- The book also has large font, colorful in some parts,and LOADS of whitespace, and this somehow got my child interested in reading coz the absence of pictures made her realize that text was supreme. Or something. She learned to read her first word “no” sometime when we first got it. She hasn’t been learning to read very fast in general and seems to get confused between lots of letters, phonemes, and wheb text is close together. Now she is older, we read this book yday and the large font, sparse text, seemed to encourage her to try reading more. Keyword is try. She tries much more in this book than other books. She loves the “Little Miss” books and tries to read (they’re too advanced for her, I think, but I read them to her anyway because I find it silly to read a bedtime book that’s just one-word below a picture of an animal – wanna read stories). Anyway. So that book with no pictures rocks
C. Absence in class
I have had one of my best semesters EVER. In terms of teaching. I need to unpack this because during the semester I had a few sessions with high absence (because of a student strike on campus once and heavy rain on another day). It threw me off a bit because I usually have good attendance and the absent students (even the ones with a couple of absences outside those two days) were usually engaged when in class. But paying attention to absences helped me get to know individual students better and by knowing them, better understand the complex realities in their lives that made it difficult for them to attend every class. It was also important to notice how students who were still learning to write in English struggled to submit blogposts on time, but were able to do late submissions that were halfway decent. Because they needed more time (duh. How unfair is it to assign writing assignments to people knowing they have different capabilities and expect everyone to finish at the same time? I’m the one who talks about inequality in assessment all the time; I should either allow them to submit a different format sometimes like a video, or give different deadlines somehow).
Another thing I want to talk to students about is social absence. This is a term I use for online learning to counter the “social presence” narrative. Sometimes u have to be absent. Online, people can’t know for sure if you’re there but silent or completely absent. And so if you’re in a social situation where others are expecting you to interact but you need to be away, the “social absence” thing is to let them know to expect you to be away for a certain time (like automatic email responders, but for social media or LMSs – only not automatic coz those suck).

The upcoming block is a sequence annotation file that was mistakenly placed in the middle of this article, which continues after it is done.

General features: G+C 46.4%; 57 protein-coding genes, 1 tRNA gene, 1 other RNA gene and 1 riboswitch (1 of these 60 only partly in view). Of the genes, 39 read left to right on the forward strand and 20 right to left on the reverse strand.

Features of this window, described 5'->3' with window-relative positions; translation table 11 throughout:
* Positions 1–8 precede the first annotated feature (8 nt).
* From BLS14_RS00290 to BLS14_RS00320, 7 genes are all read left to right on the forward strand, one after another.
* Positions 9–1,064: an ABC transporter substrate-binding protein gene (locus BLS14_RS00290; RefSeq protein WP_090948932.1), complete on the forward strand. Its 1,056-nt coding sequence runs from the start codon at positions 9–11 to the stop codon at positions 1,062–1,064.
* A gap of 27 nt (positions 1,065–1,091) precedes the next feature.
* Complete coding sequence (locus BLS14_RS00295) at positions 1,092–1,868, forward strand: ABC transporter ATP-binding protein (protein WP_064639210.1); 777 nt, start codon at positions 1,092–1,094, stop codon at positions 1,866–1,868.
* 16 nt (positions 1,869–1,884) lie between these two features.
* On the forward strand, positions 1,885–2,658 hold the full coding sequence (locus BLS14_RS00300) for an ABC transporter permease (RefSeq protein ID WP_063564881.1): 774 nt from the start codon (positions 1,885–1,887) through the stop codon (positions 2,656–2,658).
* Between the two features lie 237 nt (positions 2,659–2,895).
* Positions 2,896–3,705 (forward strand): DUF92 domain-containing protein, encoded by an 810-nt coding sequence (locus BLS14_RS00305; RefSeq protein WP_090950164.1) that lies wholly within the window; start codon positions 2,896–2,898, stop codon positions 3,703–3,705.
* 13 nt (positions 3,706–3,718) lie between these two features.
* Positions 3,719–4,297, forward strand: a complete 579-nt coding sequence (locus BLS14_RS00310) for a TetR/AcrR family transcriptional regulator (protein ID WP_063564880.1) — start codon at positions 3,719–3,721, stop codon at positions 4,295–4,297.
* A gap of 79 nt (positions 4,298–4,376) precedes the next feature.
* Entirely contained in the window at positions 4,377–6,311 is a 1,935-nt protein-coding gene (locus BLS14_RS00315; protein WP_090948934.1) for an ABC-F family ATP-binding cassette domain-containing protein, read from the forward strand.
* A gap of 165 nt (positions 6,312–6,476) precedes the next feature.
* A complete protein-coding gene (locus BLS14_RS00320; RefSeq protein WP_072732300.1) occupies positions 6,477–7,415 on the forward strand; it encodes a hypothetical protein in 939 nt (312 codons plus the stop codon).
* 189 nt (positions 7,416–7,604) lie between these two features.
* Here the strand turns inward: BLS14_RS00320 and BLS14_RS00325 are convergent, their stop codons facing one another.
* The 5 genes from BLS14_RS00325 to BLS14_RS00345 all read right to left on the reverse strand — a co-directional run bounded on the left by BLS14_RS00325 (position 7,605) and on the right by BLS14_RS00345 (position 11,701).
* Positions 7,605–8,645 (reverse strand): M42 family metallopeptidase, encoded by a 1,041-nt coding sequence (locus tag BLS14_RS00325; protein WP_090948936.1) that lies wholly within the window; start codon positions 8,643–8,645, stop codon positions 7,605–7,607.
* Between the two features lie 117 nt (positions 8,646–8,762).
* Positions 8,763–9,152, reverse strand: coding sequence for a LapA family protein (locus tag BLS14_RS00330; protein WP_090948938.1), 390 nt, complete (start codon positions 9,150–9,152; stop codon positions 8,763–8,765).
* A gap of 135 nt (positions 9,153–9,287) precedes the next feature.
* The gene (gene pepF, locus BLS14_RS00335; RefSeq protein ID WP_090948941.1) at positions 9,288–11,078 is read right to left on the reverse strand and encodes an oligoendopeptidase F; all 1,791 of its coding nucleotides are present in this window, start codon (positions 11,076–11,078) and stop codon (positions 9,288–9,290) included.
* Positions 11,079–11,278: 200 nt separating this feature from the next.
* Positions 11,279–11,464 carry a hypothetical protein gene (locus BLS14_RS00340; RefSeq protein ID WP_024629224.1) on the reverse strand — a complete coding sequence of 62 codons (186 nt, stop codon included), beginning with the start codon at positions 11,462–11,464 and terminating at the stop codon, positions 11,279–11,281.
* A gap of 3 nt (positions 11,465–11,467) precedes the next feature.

Which brings me to vconnecting. We have a pretty active Slack community for planning events. And it helps if we know who is and isn’t available to help out at certain events, when they’re able to work on preparations like inviting guests and writing the blogpost and creating the hangouts…when they’re available to run hangouts, etc. Onsite, it really matters who is present and who is absent and some absences are tangible. Like I am so glad we got Alec Couros and George Siemens and Audrey Watters and Kate Bowles and Tressie McMillan-Cottom on VC this year. Their absence from VC was palpable for me. I am also glad we had sessions with students, grads onsite, undergraduate online (well Andrew, but it’s a start). I am glad we notice if our guests are too monolithic (all male or all white for example) or if we are missing certain important voices (and w sometimes do missed conversations for that).
I am also keenly aware of who is absent on Mastodon vs Twitter vs Facebook and just how the extra character limit of Mastodon allows me to tag more people into a conversation and still have a bit left over to actually write stuff!
So yeah. Absence. We should start noticing it more 🙂 Not that you didn’t already know that
[added later, after my post on algorithms – if data analytics on an LMS doesn’t account for circumstances in students lives, then, based on my experience this semester, it can’t really tell me why some students aren’t doing well. At all. It can’t possibly account for such complexity without human intervention).
*I used [gas] instead if the author’s original “oxygen” coz the scientific inaccuracy was distracting me